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Florida rule would expand so-called 'don't say gay' to 12th grade

Leslie Postal, Orlando Sentinel on

Published in News & Features

ORLANDO, Fla. — The DeSantis administration next month could effectively bar all public school teachers from providing classroom instruction on sexual orientation or gender identity, a move that would expand Florida’s controversial 2022 law and go even further than the legislation Republican lawmakers are pushing in Tallahassee this spring.

A proposed State Board of Education rule, scheduled for a vote next month, says teachers in grades 4 to 12 “shall not intentionally provide classroom instruction” on either topic, expanding the prohibition in last year’s law that critics dubbed “don’t say gay.” Teachers who violate the rule could face suspension or revocation of their teaching licenses.

Equality Florida, the state’s largest LGBTQ advocacy group, views the suggested rule as part of “larger, disturbing trend” where Florida’s Republican leaders seek to use “every lever of government to censor conversations about LGBTQ people,” said Brandon Wolf, the group’s spokesman.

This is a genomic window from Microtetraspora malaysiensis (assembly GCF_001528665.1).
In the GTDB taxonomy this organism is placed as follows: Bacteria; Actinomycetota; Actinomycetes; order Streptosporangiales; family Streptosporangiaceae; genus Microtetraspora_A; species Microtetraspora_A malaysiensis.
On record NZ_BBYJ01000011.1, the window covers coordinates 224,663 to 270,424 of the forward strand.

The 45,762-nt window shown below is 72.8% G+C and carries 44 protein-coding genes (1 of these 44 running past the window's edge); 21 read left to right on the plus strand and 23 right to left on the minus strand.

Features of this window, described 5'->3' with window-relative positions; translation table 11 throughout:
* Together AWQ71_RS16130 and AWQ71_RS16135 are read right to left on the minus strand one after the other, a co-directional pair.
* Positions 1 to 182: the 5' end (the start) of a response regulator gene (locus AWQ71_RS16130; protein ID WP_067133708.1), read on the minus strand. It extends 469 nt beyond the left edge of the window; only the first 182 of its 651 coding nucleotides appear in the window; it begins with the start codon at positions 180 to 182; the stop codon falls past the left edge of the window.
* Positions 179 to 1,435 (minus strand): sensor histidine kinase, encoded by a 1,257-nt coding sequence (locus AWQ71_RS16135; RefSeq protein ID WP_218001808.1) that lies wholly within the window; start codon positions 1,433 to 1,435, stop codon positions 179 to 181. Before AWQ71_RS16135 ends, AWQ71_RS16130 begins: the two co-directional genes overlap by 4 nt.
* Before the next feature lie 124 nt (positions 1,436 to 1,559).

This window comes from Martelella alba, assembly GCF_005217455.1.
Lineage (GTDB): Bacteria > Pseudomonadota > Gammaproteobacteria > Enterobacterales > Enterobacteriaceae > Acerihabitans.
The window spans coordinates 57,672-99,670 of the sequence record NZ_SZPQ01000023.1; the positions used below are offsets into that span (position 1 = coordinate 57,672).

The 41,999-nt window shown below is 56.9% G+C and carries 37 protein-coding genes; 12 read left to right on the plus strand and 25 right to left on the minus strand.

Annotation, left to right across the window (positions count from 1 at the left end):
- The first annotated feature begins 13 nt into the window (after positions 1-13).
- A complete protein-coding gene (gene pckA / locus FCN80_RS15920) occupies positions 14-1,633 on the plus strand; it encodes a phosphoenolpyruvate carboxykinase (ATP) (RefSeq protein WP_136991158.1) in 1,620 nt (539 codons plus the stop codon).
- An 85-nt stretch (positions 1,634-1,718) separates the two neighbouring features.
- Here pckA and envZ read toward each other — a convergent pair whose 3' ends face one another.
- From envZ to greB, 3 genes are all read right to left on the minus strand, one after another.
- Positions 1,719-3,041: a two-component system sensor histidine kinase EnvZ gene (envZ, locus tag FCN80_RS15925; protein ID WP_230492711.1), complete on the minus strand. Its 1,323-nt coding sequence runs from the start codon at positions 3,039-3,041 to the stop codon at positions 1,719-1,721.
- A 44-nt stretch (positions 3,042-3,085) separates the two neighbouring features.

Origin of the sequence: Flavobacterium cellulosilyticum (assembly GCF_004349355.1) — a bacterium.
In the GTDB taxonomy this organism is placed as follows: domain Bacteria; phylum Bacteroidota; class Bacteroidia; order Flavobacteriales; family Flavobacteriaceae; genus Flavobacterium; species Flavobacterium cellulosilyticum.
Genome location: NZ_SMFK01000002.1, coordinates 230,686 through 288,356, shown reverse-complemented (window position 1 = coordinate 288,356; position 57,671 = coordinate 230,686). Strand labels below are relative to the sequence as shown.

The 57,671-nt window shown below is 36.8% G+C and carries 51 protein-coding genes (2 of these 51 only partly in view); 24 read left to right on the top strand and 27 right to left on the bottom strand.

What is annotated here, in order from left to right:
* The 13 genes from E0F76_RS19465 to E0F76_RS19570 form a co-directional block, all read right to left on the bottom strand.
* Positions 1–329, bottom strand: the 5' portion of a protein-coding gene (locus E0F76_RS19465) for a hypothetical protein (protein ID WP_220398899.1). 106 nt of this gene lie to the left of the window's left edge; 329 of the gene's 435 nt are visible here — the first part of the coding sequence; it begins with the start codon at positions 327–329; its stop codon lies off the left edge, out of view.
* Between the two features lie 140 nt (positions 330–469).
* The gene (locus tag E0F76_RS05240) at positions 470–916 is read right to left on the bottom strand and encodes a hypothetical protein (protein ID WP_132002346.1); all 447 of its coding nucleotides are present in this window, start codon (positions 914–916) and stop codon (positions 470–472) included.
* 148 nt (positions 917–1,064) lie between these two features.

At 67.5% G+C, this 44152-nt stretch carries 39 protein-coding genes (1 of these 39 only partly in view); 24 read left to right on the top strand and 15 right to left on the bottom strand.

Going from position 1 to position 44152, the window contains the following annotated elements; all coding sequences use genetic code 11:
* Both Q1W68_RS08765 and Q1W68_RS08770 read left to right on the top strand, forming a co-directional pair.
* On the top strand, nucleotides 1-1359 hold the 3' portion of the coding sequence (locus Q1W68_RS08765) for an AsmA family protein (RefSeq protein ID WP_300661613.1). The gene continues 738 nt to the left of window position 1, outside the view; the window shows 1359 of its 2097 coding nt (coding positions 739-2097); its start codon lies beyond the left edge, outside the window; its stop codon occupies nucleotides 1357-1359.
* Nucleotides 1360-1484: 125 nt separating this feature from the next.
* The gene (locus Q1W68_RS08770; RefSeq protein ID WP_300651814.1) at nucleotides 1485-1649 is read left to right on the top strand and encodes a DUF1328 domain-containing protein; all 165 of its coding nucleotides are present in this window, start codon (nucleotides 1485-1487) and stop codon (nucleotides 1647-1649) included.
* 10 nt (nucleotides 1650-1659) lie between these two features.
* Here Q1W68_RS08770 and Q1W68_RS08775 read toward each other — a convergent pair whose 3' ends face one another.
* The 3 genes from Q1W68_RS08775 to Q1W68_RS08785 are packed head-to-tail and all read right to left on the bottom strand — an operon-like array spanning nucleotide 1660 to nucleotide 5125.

The goal, he said, seems to be to paint LGBTQ people as “wrong,” Wolf said, “or that we should be written out of society.”

The Florida Department of Education, overseen in part by the State Board, did not respond to emailed questions about the proposed rule, slated to be voted on April 19.

Education Commissioner Manny Diaz, the department’s top administrator, signed off on it, documents show.


The seven-member board is made up of appointees of Gov. Ron DeSantis or former GOP Gov. Rick Scott. The board officially hired Diaz, a former Republican lawmaker from Miami-Dade County, but he was picked for the job by DeSantis last spring.

The law passed by the Legislature and signed by DeSantis last year — officially titled the Parental Rights in Education law — bars instruction on sexual orientation or gender identity in kindergarten through third grade, a move supporters say upholds the rights of parents to decide when and how to introduce sensitive topics with their children.

GOP lawmakers this year want to expand that prohibition so that it applies to pre-kindergarten through eighth-grade classes, and they also want to prohibit school employees from referring to students by pronouns other than those that match their sex at birth.

“Parents have the right and God-given responsibility to guide their children’s upbringing,” said Sen. Clay Yarborough, R-Jacksonville, and sponsor of the Senate legislation (SB 1320), during a committee hearing Monday.


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